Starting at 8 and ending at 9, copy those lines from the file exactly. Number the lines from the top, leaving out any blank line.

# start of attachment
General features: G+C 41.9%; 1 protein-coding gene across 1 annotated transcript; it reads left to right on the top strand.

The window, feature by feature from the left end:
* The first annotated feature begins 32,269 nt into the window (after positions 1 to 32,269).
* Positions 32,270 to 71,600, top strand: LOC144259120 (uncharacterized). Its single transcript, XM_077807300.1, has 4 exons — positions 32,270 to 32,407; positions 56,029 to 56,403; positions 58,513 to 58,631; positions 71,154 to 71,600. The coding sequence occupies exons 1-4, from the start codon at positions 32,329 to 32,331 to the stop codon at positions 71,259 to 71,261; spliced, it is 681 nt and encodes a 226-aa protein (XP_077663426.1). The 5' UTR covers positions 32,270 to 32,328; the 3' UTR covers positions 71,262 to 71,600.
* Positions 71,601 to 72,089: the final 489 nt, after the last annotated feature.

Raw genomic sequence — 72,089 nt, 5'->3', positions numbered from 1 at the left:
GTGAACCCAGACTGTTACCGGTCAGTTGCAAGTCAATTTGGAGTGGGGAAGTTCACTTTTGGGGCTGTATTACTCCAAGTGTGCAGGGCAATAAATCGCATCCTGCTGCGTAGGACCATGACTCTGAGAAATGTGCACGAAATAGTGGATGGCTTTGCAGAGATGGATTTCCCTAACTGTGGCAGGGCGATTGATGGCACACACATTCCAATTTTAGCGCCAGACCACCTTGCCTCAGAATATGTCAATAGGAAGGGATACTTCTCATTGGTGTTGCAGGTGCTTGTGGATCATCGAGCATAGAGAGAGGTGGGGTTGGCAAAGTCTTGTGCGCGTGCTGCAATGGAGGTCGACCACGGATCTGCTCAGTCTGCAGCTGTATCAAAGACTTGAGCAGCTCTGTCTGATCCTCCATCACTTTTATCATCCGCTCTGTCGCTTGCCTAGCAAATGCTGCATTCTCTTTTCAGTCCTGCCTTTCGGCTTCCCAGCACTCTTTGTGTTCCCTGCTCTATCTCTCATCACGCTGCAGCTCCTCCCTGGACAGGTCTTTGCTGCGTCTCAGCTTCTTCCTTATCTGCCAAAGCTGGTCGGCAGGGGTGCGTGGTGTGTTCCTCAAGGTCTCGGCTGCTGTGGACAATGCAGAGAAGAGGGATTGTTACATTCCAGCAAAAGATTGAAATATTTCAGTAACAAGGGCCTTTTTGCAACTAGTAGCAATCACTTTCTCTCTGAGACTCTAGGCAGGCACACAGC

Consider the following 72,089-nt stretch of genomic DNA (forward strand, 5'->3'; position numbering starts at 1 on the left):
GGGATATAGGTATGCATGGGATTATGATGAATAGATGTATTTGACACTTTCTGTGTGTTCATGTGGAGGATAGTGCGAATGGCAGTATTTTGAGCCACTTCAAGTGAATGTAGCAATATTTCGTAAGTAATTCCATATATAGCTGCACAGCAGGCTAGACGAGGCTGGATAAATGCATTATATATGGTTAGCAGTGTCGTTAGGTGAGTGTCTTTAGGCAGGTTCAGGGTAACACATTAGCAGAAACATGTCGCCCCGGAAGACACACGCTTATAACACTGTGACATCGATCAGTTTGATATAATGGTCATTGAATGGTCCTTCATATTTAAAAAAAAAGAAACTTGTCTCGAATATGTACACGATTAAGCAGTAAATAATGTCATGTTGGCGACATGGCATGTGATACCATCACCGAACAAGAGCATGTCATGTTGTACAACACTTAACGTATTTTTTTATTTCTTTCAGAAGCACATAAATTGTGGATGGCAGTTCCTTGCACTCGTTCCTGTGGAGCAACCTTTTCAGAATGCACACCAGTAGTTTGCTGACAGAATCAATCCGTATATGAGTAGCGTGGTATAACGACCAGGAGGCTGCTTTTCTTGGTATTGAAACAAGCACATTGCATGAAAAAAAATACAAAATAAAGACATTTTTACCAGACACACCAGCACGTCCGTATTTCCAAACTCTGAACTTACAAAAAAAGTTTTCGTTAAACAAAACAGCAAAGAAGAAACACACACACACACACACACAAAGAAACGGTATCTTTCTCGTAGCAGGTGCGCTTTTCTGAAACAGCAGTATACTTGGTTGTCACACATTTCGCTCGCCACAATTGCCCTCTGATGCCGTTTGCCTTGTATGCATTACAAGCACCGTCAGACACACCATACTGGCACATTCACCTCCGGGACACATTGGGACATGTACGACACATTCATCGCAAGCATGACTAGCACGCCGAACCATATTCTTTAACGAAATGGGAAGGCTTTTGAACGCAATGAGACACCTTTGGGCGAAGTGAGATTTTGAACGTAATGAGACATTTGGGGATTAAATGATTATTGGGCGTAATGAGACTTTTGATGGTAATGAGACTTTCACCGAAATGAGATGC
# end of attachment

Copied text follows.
Consider the following 72,089-nt stretch of genomic DNA (forward strand, 5'->3'; position numbering starts at 1 on the left):
GGGATATAGGTATGCATGGGATTATGATGAATAGATGTATTTGACACTTTCTGTGTGTTCATGTGGAGGATAGTGCGAATGGCAGTATTTTGAGCCACTTCAAGTGAATGTAGCAATATTTCGTAAGTAATTCCATATATAGCTGCACAGCAGGCTAGACGAGGCTGGATAAATGCATTATATATGGTTAGCAGTGTCGTTAGGTGAGTGTCTTTAGGCAGGTTCAGGGTAACACATTAGCAGAAACATGTCGCCCCGGAAGACACACGCTTATAACACTGTGACATCGATCAGTTTGATATAATGGTCATTGAATGGTCCTTCATATTTAAAAAAAAAGAAACTTGTCTCGAATATGTACACGATTAAGCAGTAAATAATGTCATGTTGGCGACATGGCATGTGATACCATCACCGAACAAGAGCATGTCATGTTGTACAACACTTAACGTATTTTTTTATTTCTTTCAGAAGCACATAAATTGTGGATGGCAGTTCCTTGCACTCGTTCCTGTGGAGCAACCTTTTCAGAATGCACACCAGTAGTTTGCTGACAGAATCAATCCGTATATGAGTAGCGTGGTATAACGACCAGGAGGCTGCTTTTCTTGGTATTGAAACAAGCACATTGCATGAAAAAAAATACAAAATAAAGACATTTTTACCAGACACACCAGCACGTCCGTATTTCCAAACTCTGAACTTACAAAAAAAGTTTTCGTTAAACAAAACAGCAAAGAAGAAACACACACACACACACACACAAAGAAACGGTATCTTTCTCGTAGCAGGTGCGCTTTTCTGAAACAGCAGTATACTTGGTTGTCACACATTTCGCTCGCCACAATTGCCCTCTGATGCCGTTTGCCTTGTATGCATTACAAGCACCGTCAGACACACCATACTGGCACATTCACCTCCGGGACACATTGGGACATGTACGACACATTCATCGCAAGCATGACTAGCACGCCGAACCATATTCTTTAACGAAATGGGAAGGCTTTTGAACGCAATGAGACACCTTTGGGCGAAGTGAGATTTTGAACGTAATGAGACATTTGGGGATTAAATGATTATTGGGCGTAATGAGACTTTTGATGGTAATGAGACTTTCACCGAAATGAGATGC